oppn parties Over To Legal Eagles And Horse Traders

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Prime Minister Modi visits Leh and Nimu in Ladakh to take stock of the situation arising out of the LAC stand-off with China and praises the soldiers injured in the Galwan clash
oppn parties
Over To Legal Eagles And Horse Traders

By Sunil Garodia
First publised on 2018-05-17 12:27:11

About the Author

Sunil Garodia Editor-in-Chief of indiacommentary.com. Current Affairs analyst and political commentator. Writes for a number of publications.
There is only one way by which BS Yeddyurappa can prove majority on the floor of the house and that is by ‘buying’ the loyalty of opposition MLAs. Reports in a section of the press saying that about a dozen Lingayat MLAs from the Congress and the JD(S) might rally behind BSY, who is a Lingayat, to make one from their community the chief minister are nothing but balderdash. If that was the case, all Lingayat politicians would have left their respective parties and joined the BJP before the elections as it was the only party which had chosen a Lingayat as its CM face.

Let’s face it, if BSY manages to prove his majority it will only be because of horse-trading. BSY is quite adept at that, having done a similar act with Operation Lotus back in 2008. This time, he has the added advantage of having the canny Amit Shah in his corner. Together, they will most likely get the numbers before the time limit of 15 days, if the Supreme Court does not spoil their party in the meantime.

The Congress-JD(S) combine thinks that confining MLAs to a resort will prevent them from changing sides. But there are many other channels of communication – through family members, underlings and other leaders – that can be exploited to strike a deal even without the MLA being present. The signal can be given to him when he is brought to the assembly for the vote of confidence. If any party makes it a mission to snare MLAs no resort is going to stop it from doing so.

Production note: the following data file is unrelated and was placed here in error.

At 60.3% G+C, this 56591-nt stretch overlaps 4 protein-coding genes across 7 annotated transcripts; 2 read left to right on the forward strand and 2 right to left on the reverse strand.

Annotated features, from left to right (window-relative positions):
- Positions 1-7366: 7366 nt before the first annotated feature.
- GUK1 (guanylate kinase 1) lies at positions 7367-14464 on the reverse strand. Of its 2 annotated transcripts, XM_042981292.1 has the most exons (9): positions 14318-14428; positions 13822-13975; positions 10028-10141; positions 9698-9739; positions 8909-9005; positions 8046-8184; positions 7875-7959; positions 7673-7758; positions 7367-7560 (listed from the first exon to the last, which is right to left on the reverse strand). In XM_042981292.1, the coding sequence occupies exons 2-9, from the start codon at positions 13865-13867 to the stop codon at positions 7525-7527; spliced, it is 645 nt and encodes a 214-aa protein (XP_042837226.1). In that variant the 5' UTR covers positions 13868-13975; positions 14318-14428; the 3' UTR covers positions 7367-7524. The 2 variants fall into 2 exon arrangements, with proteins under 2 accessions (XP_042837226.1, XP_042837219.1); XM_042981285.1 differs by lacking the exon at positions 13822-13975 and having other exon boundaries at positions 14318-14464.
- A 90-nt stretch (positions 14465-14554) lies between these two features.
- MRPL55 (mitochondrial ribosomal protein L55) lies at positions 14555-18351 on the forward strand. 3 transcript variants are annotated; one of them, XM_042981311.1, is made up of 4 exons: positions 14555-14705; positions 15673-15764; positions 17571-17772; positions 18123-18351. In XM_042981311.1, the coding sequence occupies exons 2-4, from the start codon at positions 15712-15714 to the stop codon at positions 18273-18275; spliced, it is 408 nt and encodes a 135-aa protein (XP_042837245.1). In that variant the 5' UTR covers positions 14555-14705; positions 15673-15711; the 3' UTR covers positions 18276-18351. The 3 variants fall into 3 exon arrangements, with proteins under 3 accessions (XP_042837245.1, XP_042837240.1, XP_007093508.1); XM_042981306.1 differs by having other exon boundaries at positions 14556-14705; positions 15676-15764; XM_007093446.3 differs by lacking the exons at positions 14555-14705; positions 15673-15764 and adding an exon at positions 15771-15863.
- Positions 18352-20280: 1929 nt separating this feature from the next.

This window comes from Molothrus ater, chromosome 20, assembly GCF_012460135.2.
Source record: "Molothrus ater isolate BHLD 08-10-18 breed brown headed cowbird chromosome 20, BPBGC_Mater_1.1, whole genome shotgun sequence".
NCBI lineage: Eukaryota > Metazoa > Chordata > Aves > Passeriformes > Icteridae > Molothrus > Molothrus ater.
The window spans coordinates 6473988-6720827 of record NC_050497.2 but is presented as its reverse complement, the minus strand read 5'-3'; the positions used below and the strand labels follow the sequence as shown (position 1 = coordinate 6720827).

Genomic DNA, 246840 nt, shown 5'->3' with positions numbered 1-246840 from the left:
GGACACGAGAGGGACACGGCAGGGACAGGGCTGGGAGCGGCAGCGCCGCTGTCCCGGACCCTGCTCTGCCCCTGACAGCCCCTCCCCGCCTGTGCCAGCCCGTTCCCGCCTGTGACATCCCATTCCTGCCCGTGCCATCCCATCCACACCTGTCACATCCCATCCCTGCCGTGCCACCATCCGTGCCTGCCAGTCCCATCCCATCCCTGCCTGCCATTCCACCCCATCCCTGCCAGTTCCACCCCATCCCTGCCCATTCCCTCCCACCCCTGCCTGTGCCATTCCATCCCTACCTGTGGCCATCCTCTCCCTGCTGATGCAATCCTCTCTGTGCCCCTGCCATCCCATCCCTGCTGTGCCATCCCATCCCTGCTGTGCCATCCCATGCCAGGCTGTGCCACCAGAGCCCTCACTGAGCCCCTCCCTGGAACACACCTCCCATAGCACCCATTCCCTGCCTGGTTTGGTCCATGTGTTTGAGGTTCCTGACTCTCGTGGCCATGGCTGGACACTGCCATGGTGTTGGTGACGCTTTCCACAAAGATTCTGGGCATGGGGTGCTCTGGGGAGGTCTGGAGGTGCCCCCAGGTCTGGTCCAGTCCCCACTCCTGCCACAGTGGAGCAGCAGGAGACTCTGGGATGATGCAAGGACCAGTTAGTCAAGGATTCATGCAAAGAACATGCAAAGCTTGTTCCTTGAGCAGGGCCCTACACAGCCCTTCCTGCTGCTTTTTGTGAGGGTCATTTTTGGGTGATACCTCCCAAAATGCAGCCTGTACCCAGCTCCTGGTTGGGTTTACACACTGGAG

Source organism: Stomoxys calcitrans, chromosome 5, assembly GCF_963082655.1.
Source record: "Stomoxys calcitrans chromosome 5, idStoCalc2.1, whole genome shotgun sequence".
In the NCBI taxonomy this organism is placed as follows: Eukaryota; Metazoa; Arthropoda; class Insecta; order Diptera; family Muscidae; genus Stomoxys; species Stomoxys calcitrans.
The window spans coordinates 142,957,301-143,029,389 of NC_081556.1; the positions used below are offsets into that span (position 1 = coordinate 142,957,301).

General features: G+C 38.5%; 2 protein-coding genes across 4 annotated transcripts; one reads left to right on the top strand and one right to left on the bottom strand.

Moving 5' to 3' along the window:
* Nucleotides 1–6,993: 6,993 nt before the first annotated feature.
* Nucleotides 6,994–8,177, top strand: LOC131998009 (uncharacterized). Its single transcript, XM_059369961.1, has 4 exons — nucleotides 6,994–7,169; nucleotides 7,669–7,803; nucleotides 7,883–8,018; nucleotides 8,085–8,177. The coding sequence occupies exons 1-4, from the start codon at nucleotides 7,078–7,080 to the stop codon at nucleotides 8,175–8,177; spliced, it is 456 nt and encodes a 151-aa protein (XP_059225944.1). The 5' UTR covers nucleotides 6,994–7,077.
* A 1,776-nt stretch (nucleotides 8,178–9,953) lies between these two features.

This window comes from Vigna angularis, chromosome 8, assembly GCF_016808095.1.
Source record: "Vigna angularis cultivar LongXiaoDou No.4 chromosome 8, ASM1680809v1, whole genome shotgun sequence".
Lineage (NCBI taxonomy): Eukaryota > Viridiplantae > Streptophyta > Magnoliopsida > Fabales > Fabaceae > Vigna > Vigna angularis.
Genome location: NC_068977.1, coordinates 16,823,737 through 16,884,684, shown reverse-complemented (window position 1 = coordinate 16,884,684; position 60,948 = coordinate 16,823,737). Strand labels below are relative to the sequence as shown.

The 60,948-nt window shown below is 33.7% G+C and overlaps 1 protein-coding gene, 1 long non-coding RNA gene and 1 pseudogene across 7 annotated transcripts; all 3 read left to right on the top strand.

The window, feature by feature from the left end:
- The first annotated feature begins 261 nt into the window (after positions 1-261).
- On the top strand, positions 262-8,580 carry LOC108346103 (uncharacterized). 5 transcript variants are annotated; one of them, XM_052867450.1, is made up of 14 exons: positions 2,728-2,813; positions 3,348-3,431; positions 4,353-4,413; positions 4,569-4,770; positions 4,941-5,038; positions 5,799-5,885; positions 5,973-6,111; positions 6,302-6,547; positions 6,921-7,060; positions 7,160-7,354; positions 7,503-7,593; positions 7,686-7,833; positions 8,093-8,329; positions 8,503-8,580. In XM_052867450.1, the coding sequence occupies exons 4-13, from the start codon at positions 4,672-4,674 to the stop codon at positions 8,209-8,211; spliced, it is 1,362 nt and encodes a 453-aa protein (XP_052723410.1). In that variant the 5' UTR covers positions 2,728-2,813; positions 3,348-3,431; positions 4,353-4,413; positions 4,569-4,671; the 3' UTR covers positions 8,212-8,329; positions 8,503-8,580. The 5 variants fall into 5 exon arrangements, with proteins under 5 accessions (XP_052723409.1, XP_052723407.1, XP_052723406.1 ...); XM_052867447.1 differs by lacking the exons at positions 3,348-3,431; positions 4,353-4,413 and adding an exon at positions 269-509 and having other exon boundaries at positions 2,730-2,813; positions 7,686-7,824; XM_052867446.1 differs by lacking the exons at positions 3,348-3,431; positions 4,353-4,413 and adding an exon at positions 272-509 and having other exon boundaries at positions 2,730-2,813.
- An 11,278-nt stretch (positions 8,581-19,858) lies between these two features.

The only thing that can stop this mess is the Supreme Court. The SR Bommai case of 1994 and the verdict in the Rameshwar Prasad case in 2006 have laid down the guidelines which governors are expected to follow in cases of fractured mandate. But still, the constitution does not say that the governor has to act in a particular way. It leaves it to his discretion. Now the apex court will have to decide whether Vajubhai Vala applied his discretion in a proper and legal manner or acted in a partisan manner to invite the BJP. But what will happen if the BJP proves its majority on the floor of the house before the SC decides anything?

As for the Congress and other opposition parties, they want the best of all worlds. In Goa, Manipur and Meghalaya they alleged that the governors were partisan when they invited post-poll alliances that had the numbers. In Karnataka, they are alleging that Vala is wrong when he has invited the single largest party. Actually, politicians of all hue want to interpret all situations according to their own benefit. If Congress, as the single largest party, needed to be invited in Goa, Manipur and Meghalaya then how is it wrong to invite the BJP, which is the single largest party, in Karnataka?